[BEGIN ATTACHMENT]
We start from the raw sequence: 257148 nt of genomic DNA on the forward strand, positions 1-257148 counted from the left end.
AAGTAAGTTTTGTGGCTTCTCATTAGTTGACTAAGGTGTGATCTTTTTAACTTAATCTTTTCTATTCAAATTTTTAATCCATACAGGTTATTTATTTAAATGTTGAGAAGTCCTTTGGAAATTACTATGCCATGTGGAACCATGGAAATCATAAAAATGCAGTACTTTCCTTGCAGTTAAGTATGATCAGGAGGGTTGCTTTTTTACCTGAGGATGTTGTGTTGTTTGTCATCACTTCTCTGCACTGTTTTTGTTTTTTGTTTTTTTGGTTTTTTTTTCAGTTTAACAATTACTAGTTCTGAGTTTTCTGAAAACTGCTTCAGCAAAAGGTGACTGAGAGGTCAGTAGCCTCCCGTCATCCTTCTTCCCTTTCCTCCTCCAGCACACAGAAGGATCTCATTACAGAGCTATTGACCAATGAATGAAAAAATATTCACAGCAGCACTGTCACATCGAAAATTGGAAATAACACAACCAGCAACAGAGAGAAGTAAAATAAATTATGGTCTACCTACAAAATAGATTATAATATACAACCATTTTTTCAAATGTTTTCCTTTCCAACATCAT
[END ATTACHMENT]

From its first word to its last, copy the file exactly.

We start from the raw sequence: 257148 nt of genomic DNA on the forward strand, positions 1-257148 counted from the left end.
AAGTAAGTTTTGTGGCTTCTCATTAGTTGACTAAGGTGTGATCTTTTTAACTTAATCTTTTCTATTCAAATTTTTAATCCATACAGGTTATTTATTTAAATGTTGAGAAGTCCTTTGGAAATTACTATGCCATGTGGAACCATGGAAATCATAAAAATGCAGTACTTTCCTTGCAGTTAAGTATGATCAGGAGGGTTGCTTTTTTACCTGAGGATGTTGTGTTGTTTGTCATCACTTCTCTGCACTGTTTTTGTTTTTTGTTTTTTTGGTTTTTTTTTCAGTTTAACAATTACTAGTTCTGAGTTTTCTGAAAACTGCTTCAGCAAAAGGTGACTGAGAGGTCAGTAGCCTCCCGTCATCCTTCTTCCCTTTCCTCCTCCAGCACACAGAAGGATCTCATTACAGAGCTATTGACCAATGAATGAAAAAATATTCACAGCAGCACTGTCACATCGAAAATTGGAAATAACACAACCAGCAACAGAGAGAAGTAAAATAAATTATGGTCTACCTACAAAATAGATTATAATATACAACCATTTTTTCAAATGTTTTCCTTTCCAACATCAT